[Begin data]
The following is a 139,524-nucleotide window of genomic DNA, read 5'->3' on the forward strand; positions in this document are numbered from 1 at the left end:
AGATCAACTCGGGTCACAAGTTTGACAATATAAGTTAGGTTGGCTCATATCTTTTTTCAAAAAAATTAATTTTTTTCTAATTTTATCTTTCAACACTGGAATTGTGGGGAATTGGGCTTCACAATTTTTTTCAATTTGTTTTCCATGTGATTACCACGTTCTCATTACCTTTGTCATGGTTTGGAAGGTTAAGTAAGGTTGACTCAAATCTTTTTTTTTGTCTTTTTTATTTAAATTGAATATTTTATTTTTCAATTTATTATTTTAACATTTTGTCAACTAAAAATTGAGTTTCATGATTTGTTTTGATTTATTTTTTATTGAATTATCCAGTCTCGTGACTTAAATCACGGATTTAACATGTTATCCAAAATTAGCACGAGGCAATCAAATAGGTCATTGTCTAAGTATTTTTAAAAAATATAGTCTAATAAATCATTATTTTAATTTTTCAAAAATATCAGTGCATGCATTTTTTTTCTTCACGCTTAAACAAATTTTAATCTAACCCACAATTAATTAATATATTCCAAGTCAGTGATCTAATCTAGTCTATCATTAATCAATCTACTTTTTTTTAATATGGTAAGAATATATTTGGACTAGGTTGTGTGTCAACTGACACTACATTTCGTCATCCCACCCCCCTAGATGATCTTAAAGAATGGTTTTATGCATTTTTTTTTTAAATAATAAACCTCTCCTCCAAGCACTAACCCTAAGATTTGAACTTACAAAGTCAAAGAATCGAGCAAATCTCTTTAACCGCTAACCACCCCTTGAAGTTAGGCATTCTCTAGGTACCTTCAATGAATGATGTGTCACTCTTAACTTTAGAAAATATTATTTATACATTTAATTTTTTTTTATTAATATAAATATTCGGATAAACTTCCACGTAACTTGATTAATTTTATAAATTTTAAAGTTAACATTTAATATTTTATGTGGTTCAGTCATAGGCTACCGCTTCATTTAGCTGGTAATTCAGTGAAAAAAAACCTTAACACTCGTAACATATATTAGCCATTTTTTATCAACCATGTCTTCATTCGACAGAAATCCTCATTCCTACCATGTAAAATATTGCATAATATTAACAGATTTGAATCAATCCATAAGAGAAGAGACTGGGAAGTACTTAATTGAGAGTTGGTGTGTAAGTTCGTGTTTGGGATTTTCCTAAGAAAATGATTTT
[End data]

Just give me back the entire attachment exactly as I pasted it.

The following is a 139,524-nucleotide window of genomic DNA, read 5'->3' on the forward strand; positions in this document are numbered from 1 at the left end:
AGATCAACTCGGGTCACAAGTTTGACAATATAAGTTAGGTTGGCTCATATCTTTTTTCAAAAAAATTAATTTTTTTCTAATTTTATCTTTCAACACTGGAATTGTGGGGAATTGGGCTTCACAATTTTTTTCAATTTGTTTTCCATGTGATTACCACGTTCTCATTACCTTTGTCATGGTTTGGAAGGTTAAGTAAGGTTGACTCAAATCTTTTTTTTTGTCTTTTTTATTTAAATTGAATATTTTATTTTTCAATTTATTATTTTAACATTTTGTCAACTAAAAATTGAGTTTCATGATTTGTTTTGATTTATTTTTTATTGAATTATCCAGTCTCGTGACTTAAATCACGGATTTAACATGTTATCCAAAATTAGCACGAGGCAATCAAATAGGTCATTGTCTAAGTATTTTTAAAAAATATAGTCTAATAAATCATTATTTTAATTTTTCAAAAATATCAGTGCATGCATTTTTTTTCTTCACGCTTAAACAAATTTTAATCTAACCCACAATTAATTAATATATTCCAAGTCAGTGATCTAATCTAGTCTATCATTAATCAATCTACTTTTTTTTAATATGGTAAGAATATATTTGGACTAGGTTGTGTGTCAACTGACACTACATTTCGTCATCCCACCCCCCTAGATGATCTTAAAGAATGGTTTTATGCATTTTTTTTTTAAATAATAAACCTCTCCTCCAAGCACTAACCCTAAGATTTGAACTTACAAAGTCAAAGAATCGAGCAAATCTCTTTAACCGCTAACCACCCCTTGAAGTTAGGCATTCTCTAGGTACCTTCAATGAATGATGTGTCACTCTTAACTTTAGAAAATATTATTTATACATTTAATTTTTTTTTATTAATATAAATATTCGGATAAACTTCCACGTAACTTGATTAATTTTATAAATTTTAAAGTTAACATTTAATATTTTATGTGGTTCAGTCATAGGCTACCGCTTCATTTAGCTGGTAATTCAGTGAAAAAAAACCTTAACACTCGTAACATATATTAGCCATTTTTTATCAACCATGTCTTCATTCGACAGAAATCCTCATTCCTACCATGTAAAATATTGCATAATATTAACAGATTTGAATCAATCCATAAGAGAAGAGACTGGGAAGTACTTAATTGAGAGTTGGTGTGTAAGTTCGTGTTTGGGATTTTCCTAAGAAAATGATTTT